This book explores how the Olympic industry has shaped hegemonic concepts of sporting masculinities and femininities for its own profit and image-making ends, examining its continuing marginalization of athletes on account of their race, ethnicity, gender, sexuality and class.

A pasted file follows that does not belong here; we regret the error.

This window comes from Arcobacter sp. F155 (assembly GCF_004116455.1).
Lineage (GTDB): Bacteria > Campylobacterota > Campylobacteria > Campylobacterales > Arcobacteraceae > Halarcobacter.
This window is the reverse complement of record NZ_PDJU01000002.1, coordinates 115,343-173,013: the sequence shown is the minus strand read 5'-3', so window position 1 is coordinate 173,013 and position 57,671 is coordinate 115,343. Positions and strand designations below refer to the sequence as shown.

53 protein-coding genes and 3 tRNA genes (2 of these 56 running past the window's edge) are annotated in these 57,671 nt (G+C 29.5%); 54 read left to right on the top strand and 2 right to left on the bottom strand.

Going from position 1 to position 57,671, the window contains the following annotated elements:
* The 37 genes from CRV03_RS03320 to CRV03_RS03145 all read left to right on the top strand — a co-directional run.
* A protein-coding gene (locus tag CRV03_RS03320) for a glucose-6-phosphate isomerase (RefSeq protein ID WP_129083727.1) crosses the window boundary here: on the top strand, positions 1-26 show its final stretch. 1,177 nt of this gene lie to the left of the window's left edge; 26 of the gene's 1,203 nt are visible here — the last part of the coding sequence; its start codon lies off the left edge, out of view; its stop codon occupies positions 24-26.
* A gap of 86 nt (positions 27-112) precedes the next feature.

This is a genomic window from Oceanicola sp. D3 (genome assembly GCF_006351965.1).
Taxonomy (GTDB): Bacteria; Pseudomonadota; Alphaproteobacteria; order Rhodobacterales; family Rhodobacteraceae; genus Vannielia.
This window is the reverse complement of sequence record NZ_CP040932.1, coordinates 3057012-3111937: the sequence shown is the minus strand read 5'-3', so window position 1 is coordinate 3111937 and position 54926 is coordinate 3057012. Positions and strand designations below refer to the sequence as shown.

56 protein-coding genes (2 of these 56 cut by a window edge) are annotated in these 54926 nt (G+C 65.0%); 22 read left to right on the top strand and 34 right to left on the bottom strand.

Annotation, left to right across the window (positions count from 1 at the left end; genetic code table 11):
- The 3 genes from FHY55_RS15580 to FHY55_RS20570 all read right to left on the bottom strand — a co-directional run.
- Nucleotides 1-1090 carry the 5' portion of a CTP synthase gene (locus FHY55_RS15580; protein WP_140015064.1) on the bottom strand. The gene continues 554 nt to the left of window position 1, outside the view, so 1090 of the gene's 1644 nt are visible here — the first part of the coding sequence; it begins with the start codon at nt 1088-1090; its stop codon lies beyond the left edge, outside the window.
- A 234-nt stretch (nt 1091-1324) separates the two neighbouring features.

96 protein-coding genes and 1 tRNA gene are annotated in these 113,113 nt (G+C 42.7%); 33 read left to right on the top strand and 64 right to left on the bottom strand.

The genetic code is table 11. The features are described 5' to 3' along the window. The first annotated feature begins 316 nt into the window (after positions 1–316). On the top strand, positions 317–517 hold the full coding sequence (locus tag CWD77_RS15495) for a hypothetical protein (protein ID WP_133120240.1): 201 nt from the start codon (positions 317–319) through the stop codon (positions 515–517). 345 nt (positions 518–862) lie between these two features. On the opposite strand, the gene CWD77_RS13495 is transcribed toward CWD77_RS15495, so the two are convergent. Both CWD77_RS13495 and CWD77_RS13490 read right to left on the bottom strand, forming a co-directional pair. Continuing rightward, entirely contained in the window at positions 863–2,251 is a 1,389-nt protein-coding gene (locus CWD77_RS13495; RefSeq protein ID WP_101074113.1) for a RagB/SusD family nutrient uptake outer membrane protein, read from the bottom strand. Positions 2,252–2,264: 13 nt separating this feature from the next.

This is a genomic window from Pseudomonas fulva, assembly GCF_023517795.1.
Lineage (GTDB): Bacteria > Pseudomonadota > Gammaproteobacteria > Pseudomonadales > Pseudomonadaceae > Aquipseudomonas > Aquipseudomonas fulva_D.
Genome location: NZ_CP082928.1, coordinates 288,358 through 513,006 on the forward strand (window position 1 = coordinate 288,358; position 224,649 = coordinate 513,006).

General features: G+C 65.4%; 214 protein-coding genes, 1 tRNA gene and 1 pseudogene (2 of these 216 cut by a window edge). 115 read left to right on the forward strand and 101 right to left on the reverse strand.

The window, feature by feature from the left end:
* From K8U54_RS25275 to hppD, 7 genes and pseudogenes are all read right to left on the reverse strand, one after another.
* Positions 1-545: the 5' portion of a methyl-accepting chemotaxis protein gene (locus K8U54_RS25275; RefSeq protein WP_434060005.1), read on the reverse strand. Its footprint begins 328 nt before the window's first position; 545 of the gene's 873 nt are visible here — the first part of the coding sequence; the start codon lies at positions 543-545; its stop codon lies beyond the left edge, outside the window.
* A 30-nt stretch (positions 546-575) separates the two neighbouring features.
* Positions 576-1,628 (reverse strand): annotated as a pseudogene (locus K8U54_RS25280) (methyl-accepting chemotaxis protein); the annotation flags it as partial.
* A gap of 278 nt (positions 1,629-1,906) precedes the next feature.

The University of Washington-Korea Studies Program, in collaboration with Rowman & Littlefield Publishers, is proud to publish the Journal of Korean Studies. In 1979 Dr. James Palais (PhD Harvard 1968), former UW professor of Korean History edited and published the first volume of the Journal of Korean Studies. For thirteen years it was a leading academic forum for innovative, in-depth research on Korea. In 2004 former editors Gi-Wook Shin and John Duncan revived this outstanding publication at Stanford University. In August 2008 editorial responsibility transferred back to the University of Washington. With the editorial guidance of Clark Sorensen and Donald Baker, the Journal of Korean Studies (JKS) continues to be dedicated to publishing outstanding articles, from all disciplines, on a broad range of historical and contemporary topics concerning Korea. In addition the JKS publishes reviews of the latest Korea-related books.